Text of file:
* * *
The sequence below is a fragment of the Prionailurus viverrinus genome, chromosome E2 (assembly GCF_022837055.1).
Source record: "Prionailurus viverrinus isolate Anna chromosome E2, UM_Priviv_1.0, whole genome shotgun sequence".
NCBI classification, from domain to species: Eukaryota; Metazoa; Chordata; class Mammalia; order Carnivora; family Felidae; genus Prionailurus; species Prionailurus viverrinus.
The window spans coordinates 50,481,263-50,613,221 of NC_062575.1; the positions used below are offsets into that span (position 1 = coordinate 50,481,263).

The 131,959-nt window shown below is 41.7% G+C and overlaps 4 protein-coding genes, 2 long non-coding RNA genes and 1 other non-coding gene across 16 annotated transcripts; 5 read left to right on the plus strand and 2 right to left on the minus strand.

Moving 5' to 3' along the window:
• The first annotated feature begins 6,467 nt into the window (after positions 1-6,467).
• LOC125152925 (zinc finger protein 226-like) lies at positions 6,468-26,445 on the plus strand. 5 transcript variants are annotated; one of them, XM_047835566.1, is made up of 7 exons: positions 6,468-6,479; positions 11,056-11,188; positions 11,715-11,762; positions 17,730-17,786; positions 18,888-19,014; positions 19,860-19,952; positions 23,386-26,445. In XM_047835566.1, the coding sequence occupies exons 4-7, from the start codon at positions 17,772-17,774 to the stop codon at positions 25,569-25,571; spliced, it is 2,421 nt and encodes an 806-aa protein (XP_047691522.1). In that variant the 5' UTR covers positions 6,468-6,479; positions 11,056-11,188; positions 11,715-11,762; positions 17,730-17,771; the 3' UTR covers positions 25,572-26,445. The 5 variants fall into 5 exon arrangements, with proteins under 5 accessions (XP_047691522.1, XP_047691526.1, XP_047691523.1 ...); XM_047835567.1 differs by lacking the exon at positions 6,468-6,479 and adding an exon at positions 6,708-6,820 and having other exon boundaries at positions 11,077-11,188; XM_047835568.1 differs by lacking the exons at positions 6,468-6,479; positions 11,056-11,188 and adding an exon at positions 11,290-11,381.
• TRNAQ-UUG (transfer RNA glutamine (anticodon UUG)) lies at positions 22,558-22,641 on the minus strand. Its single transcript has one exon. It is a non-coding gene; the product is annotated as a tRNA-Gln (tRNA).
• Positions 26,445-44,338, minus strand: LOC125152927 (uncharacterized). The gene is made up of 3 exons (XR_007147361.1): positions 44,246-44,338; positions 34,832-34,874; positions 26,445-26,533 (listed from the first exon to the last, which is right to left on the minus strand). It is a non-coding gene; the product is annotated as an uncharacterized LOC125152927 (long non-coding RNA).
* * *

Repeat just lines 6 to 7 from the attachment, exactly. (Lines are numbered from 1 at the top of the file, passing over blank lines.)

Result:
Moving 5' to 3' along the window:
• The first annotated feature begins 6,467 nt into the window (after positions 1-6,467).